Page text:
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Figure 1a shows the B K-edge spectra of the three BN/Si films, while Figure 1b shows the spectra of hBN, rBN and cBN powders, which have been described in detail previously.[5] The most notable feature of the hBN and rBN powder data is the presence of the pi* feature at 192.0 eV, which is characteristic of sp2 bonding.[8,9] This pi* feature is absent in cBN powder due to the sp3 nature of the bonding. In the sp2-bonded layered materials, the pi* feature has been

described as a core exciton whose position below the conduction-band edge is a result of a 1.3 eV excitonic binding energy.[10]

Comparison of the data Figures 1a and 1b shows that the bonding in the BN/Si films is predominantly sp2, similar to the hBN powder. However, there are three sharp peaks that appear in the B spectra of all three BN films just above the pi* peak but which don't appear in the hBN data. Parameters obtained from fits to these smaller peaks are collected in Table 1 along with fit parameters from the hBN and rBN powders. The BN/Si films' spectra also have a peak at 199 eV in the middle of the empty sigma band which is not present in any of the powder spectra.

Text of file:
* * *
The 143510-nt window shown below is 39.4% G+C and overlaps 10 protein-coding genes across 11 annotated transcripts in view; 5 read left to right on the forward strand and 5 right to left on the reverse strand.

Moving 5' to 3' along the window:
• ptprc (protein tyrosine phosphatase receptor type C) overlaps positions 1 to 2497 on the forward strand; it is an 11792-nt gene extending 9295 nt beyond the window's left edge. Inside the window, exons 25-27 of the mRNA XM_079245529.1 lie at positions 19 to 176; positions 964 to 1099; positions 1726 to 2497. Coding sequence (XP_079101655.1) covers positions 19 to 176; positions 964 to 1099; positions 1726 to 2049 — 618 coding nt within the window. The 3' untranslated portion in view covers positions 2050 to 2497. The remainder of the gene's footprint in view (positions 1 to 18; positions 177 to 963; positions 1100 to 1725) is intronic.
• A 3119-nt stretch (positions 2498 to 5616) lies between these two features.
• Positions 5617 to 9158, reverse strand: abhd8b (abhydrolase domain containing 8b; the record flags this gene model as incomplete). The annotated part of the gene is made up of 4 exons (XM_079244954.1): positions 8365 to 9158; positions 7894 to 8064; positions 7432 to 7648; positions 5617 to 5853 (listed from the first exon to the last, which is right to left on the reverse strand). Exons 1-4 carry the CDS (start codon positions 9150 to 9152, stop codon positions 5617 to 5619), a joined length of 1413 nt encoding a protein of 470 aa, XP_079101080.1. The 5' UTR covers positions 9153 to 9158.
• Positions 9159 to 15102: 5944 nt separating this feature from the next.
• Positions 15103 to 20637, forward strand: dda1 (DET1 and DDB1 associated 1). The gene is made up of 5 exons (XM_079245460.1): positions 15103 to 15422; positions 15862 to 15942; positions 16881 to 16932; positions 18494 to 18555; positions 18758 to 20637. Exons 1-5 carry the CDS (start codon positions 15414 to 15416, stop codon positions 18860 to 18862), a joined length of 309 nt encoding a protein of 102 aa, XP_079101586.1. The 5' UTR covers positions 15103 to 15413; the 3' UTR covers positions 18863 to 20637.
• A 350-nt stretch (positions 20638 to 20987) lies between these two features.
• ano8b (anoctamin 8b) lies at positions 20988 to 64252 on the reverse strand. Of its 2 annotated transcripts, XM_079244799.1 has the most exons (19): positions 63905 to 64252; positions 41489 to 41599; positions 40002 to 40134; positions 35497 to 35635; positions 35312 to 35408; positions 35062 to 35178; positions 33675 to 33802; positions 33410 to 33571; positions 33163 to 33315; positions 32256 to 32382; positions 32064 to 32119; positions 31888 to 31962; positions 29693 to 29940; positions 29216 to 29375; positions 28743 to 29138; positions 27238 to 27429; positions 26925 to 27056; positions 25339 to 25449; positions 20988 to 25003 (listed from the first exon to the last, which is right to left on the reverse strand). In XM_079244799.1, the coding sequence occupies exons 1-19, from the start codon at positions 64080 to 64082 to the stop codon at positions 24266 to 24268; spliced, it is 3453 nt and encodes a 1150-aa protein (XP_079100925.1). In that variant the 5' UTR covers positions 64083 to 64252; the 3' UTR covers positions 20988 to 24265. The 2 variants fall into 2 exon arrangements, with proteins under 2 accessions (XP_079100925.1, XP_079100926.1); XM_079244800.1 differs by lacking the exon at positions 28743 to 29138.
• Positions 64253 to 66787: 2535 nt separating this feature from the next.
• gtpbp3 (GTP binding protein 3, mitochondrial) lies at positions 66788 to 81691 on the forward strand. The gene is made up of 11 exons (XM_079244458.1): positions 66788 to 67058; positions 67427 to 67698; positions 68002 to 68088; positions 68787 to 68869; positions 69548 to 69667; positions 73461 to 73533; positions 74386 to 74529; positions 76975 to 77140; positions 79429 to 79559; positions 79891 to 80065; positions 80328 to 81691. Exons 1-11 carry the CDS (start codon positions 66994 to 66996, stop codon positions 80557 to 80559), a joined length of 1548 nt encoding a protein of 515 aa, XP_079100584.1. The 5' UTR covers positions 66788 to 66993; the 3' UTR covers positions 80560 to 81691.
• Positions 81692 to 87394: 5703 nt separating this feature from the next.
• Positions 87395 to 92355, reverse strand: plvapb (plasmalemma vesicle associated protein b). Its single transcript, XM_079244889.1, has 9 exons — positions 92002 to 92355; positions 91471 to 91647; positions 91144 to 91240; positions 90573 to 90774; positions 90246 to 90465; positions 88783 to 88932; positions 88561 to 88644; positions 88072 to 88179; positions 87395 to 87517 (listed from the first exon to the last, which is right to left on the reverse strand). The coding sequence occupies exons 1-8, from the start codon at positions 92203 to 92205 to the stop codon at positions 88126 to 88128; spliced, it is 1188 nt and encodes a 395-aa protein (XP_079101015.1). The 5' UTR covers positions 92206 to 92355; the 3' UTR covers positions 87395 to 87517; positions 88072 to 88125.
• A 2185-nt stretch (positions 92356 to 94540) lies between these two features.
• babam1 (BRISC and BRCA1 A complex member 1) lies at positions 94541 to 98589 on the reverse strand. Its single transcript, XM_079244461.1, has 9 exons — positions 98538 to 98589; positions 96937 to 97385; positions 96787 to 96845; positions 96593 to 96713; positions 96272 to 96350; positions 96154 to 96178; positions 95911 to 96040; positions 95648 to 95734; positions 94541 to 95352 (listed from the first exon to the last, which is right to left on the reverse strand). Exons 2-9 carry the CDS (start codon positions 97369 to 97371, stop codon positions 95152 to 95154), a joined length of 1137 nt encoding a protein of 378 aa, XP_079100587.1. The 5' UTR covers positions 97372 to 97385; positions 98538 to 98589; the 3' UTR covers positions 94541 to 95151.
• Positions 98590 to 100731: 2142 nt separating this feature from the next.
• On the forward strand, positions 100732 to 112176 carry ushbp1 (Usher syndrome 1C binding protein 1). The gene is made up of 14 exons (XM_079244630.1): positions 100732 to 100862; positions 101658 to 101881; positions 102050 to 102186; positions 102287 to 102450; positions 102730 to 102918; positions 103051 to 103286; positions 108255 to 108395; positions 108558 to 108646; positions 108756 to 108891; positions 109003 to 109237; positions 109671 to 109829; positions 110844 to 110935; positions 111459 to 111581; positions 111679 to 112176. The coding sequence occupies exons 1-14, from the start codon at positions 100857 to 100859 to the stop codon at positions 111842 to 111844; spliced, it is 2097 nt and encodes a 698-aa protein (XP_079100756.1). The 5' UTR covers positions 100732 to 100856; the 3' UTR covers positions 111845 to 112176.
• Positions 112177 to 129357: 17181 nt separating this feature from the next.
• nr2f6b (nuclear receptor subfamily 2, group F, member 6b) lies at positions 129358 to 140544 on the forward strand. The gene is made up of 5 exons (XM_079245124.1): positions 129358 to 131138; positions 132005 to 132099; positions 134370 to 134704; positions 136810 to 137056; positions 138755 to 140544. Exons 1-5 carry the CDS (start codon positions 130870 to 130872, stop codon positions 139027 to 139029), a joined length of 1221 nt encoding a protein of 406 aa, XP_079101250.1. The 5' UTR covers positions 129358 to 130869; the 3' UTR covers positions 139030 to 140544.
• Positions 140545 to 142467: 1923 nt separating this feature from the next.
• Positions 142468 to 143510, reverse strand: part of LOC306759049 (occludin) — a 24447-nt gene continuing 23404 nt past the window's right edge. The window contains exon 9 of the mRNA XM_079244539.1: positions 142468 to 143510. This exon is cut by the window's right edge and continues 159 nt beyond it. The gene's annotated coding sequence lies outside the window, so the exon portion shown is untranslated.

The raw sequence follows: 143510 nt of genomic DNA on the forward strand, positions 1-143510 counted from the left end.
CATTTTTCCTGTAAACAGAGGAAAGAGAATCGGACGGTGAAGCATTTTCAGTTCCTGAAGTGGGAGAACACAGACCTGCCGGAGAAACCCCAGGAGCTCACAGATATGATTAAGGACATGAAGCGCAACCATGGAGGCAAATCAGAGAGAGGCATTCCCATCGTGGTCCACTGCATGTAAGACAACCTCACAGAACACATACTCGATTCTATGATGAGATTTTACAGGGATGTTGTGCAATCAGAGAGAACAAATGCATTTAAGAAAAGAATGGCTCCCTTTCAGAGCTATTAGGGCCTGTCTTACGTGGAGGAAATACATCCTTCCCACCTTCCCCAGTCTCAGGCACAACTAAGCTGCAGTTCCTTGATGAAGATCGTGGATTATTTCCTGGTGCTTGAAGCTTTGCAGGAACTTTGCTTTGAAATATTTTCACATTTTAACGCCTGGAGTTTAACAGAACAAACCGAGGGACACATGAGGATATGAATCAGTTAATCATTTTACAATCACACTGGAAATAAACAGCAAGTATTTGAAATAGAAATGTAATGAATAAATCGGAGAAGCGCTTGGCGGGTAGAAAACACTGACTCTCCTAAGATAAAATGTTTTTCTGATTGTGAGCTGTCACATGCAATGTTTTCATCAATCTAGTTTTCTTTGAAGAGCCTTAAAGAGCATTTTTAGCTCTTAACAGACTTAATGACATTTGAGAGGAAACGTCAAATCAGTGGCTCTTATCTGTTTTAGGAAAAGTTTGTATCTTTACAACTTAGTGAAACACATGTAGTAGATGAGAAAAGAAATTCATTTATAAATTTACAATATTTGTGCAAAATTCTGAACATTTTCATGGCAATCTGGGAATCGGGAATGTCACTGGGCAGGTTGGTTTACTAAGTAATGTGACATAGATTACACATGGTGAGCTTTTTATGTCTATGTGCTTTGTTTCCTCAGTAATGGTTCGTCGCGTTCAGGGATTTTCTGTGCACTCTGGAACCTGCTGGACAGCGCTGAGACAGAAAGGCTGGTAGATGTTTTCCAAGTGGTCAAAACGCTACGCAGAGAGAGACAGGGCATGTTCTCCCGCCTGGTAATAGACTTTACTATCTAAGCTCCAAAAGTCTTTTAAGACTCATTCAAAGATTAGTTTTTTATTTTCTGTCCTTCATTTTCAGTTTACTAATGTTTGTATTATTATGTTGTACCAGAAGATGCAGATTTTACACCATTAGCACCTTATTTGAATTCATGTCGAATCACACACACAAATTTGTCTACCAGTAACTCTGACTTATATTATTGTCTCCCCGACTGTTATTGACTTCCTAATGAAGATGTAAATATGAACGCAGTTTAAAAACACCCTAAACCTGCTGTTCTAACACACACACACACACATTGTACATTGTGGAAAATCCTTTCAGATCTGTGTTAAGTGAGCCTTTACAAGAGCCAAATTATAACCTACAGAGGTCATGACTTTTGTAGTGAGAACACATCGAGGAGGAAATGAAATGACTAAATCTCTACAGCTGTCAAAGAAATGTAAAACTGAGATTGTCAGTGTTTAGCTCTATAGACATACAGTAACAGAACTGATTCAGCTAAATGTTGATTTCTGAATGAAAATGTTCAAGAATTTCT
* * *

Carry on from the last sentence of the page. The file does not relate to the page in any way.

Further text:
N K-edge spectra for the BN/Si films and the three BN powders are shown in Figure 2. The first peak at 402 eV in the sp2-bonded materials is again a pi* feature, although it is not as intense or as far below the conduction-band edge as in the B K-edge spectra. In the Wannier model of excitonic behavior, the intensity and binding energy of an exciton are reduced when the core hole is created on the anionic site.[10] Overall the film data is similar to that for hBN and rBN, although the intensity of the pi* peak at 402 eV is reduced with respect to that of the the sigma* peak at 408.5 eV in the films compared to the hBN or rBN standards.

next up previous
Next: Discussion Up: Title page Previous: Experimental Details (Alison Chaiken)
Wed Oct 11 09:49:01 PDT 1995